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Seagate IronWolf 12TB HDD Review

NAS Performance

Testing Notes

We use a Thecus N8880U-10G rackmount for our NAS testing. It features an Intel Core i3-2120 dual-core processor running at 3.3GHz. This system allows us to test with up to eight drives in RAID 0, 1, 5, 6, 10, 50, 60, or JBOD. The Thecus system ships with a 10GbE network adapter from the factory and delivers consistent performance.  We used a Gigabit connection, but we plan to use 10GbE in the future as we optimize our test environment.

The next hop is through an enterprise switch that is the core of our offline environment. We issue the workloads from a dual socket server with Intel 10-Gigabit Ethernet cards and plenty of memory to ensure consistent performance.

Comparison Products

We only have two 8TB Toshiba N300 and 8TB WD Red drives, which isn't enough for matching four-drive arrays. Those products sit on the sideline for this section of our testing. We added an array of four 8TB Seagate Enterprise NAS drives to fill the void.

We also have arrays with four 10TB Western Digital Reds and 6TB Red Pros. The 6TB HGST Deskstar drives also carry over to the NAS testing.

We're focusing on the 12TB Seagate IronWolf, but we also have the downstream 10TB model. We haven't published a review of the 10TB model, but it has a strong pricing advantage over the larger 12TB drive. We run all the drives in our tests in four-drive RAID 5 arrays.

SMB Sequential Read Performance

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We don't see any separation between the arrays during the sequential read tests. The drives keep up with the network without breaking a sweat. The drives absorb the peak network bandwidth at QD2.

SMB Sequential Write Performance

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We found a lot of variability with 256KB and 512KB data. The 128KB sequential write workload saturates the network again.

SMB Mixed Sequential Workload Performance

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The two IronWolf HDDs fall in the lower performance tier in this test. This test runs at QD4 and the results line up with the single drive test results.

SMB Random Read Performance

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The IronWolf array trails the rest of the contenders. Interestingly, the 10TB IronWolf array performed very well. Testing over a network with devices optimized to deliver solid performance with a low power ceiling is challenging. Consumer NAS tend to prioritize low power over performance. Consistency suffers as a result.

SMB Random Write Performance

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We test random performance with increasingly large chunks of data. Most of your data transfers will be sequential, but Microsoft's Hyper-V tends to make heavy use of 4KB data. VMWare, on the other hand, tends to use 8KB.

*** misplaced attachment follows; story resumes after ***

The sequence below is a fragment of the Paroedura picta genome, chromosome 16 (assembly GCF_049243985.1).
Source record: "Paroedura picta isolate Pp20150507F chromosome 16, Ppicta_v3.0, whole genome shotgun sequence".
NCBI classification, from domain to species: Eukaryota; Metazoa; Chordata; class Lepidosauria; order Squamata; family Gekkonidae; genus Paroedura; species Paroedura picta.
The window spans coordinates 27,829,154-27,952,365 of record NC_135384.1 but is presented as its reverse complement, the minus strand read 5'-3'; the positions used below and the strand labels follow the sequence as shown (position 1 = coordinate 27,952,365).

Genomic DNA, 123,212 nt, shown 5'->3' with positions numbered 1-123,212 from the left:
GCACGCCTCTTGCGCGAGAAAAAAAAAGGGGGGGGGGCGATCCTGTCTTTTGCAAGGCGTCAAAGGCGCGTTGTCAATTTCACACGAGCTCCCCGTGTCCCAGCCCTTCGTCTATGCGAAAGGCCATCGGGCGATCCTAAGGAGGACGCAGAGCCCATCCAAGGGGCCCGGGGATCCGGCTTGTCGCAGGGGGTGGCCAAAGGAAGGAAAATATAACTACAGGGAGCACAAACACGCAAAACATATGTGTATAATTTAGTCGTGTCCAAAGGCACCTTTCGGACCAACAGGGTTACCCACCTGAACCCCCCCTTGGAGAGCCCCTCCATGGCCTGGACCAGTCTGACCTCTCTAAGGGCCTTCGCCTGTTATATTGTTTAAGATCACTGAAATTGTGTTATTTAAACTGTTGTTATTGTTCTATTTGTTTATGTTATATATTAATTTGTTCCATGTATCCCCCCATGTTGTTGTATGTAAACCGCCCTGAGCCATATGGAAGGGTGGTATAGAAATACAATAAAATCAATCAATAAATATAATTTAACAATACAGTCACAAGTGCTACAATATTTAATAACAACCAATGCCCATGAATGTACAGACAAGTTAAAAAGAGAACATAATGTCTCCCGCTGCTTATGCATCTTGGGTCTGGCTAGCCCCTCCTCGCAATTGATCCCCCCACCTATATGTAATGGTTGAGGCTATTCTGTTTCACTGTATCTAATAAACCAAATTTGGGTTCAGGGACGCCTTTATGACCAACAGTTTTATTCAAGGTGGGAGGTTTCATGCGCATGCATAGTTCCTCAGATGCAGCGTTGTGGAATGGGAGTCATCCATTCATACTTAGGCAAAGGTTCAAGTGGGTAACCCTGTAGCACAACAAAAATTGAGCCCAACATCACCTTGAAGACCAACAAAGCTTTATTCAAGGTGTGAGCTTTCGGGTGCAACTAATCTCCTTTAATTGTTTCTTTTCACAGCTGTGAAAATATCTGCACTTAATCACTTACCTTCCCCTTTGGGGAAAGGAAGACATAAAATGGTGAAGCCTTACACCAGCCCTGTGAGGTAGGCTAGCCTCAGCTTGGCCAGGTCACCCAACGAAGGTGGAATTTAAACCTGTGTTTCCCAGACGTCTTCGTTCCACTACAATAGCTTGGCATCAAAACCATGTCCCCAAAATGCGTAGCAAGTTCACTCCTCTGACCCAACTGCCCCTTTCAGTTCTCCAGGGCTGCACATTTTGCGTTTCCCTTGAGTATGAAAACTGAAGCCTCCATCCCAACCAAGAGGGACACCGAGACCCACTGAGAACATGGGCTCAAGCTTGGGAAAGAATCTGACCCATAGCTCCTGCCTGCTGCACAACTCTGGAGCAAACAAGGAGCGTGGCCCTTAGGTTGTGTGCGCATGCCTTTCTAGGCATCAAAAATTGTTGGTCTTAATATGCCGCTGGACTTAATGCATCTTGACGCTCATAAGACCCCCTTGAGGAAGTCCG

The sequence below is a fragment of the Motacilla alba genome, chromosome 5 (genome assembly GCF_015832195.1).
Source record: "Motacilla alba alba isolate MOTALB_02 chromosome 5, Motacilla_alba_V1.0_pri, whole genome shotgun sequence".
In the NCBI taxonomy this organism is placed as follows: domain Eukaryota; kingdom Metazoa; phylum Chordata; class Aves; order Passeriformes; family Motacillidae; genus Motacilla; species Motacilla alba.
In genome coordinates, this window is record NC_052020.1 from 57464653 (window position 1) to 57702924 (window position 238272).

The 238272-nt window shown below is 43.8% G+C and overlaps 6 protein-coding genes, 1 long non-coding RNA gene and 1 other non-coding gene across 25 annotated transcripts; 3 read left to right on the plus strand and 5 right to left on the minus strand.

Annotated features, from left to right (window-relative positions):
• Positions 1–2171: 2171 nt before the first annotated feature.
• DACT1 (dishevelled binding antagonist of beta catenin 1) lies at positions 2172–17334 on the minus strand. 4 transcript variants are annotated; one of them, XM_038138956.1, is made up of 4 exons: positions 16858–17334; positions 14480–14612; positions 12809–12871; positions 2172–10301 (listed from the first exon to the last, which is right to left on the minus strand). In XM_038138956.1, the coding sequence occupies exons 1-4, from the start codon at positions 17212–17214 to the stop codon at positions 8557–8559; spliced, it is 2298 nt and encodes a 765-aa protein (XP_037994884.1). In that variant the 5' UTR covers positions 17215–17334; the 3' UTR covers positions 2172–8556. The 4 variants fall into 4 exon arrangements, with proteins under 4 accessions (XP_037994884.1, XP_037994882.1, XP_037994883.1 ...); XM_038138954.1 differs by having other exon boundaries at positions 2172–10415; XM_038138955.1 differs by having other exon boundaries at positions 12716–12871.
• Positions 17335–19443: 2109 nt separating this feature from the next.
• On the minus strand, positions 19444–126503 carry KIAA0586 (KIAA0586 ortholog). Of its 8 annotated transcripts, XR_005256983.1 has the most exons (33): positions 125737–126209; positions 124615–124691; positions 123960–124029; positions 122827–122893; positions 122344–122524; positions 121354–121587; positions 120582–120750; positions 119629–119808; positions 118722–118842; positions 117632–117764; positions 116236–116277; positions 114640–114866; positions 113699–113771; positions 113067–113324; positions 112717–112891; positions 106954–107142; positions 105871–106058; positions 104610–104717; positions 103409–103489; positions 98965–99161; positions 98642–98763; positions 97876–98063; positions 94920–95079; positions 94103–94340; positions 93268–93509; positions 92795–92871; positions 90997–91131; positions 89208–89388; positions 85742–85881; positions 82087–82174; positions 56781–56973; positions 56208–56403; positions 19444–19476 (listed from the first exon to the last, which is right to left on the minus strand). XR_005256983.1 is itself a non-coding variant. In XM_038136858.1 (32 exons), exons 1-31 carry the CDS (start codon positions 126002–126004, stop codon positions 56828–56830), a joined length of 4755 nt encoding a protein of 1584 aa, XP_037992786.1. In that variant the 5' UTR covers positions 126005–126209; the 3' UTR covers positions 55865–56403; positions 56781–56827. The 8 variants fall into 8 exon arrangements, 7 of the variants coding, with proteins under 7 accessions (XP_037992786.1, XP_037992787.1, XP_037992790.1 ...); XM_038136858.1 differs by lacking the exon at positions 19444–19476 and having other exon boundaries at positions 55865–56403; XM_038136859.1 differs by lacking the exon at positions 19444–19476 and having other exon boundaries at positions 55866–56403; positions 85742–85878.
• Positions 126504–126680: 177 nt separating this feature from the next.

SMB Random Mixed Workload Performance

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Our random sweeps tests are mostly predictable. The 7,200-RPM spindle speed, along with high platter density, delivers impressive random performance.

SMB Server Workloads

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This test stresses both our system and the drives. When you put the hammer down, the 12TB and 10TB Seagate IronWolf drives deliver more performance than the competing 5,400-RPM Red.

iSCSI PCMark 8 Real-World Software Performance

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iSCSI is my favorite storage technology, but most people have never heard of it. If you have several computers at home, iSCSI is a great way to consolidate mass storage in a single device. Each system only sees the provisioned volume you allow it to see. The best part is the volume presents itself to your PC as a normal volume. You can do the same with a mapped drive across the network, but some games and other software can't see or use mapped drives as local storage. With iSCSI, it's like the drive is right inside the computer. It's easy to see how this technology makes life easy if you have kids with large Steam collections but small form factor PCs.

Application Storage Bandwidth

We're not surprised to see the Seagate Enterprise NAS leading the performance chart because it is designed for this environment. The Seagate IronWolf drives trail close behind, but the Western Digital Red 10TB isn't that far behind, either.


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Chris Ramseyer is a Contributing Editor for Tom's Hardware US. He tests and reviews consumer storage.